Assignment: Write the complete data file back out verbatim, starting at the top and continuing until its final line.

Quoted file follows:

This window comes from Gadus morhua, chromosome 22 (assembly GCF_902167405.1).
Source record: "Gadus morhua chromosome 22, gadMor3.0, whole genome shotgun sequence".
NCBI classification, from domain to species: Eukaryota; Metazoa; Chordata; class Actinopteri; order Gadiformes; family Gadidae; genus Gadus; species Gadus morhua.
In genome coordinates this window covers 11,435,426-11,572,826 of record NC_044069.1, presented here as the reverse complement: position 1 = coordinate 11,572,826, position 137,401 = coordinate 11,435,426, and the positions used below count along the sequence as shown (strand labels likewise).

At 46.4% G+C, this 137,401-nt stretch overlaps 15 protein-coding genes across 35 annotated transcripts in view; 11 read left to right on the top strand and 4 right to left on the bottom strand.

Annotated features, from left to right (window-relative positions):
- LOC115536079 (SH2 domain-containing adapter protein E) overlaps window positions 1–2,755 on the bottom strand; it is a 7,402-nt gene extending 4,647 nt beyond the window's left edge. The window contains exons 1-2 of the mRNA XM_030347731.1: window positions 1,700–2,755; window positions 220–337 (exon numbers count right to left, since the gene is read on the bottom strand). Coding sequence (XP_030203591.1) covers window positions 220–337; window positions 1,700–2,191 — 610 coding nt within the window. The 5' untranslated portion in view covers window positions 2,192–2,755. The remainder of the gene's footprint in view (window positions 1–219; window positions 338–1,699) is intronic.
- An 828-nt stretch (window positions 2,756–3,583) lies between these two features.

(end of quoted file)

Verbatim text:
This window comes from Gadus morhua, chromosome 22 (assembly GCF_902167405.1).
Source record: "Gadus morhua chromosome 22, gadMor3.0, whole genome shotgun sequence".
NCBI classification, from domain to species: Eukaryota; Metazoa; Chordata; class Actinopteri; order Gadiformes; family Gadidae; genus Gadus; species Gadus morhua.
In genome coordinates this window covers 11,435,426-11,572,826 of record NC_044069.1, presented here as the reverse complement: position 1 = coordinate 11,572,826, position 137,401 = coordinate 11,435,426, and the positions used below count along the sequence as shown (strand labels likewise).

At 46.4% G+C, this 137,401-nt stretch overlaps 15 protein-coding genes across 35 annotated transcripts in view; 11 read left to right on the top strand and 4 right to left on the bottom strand.

Annotated features, from left to right (window-relative positions):
- LOC115536079 (SH2 domain-containing adapter protein E) overlaps window positions 1–2,755 on the bottom strand; it is a 7,402-nt gene extending 4,647 nt beyond the window's left edge. The window contains exons 1-2 of the mRNA XM_030347731.1: window positions 1,700–2,755; window positions 220–337 (exon numbers count right to left, since the gene is read on the bottom strand). Coding sequence (XP_030203591.1) covers window positions 220–337; window positions 1,700–2,191 — 610 coding nt within the window. The 5' untranslated portion in view covers window positions 2,192–2,755. The remainder of the gene's footprint in view (window positions 1–219; window positions 338–1,699) is intronic.
- An 828-nt stretch (window positions 2,756–3,583) lies between these two features.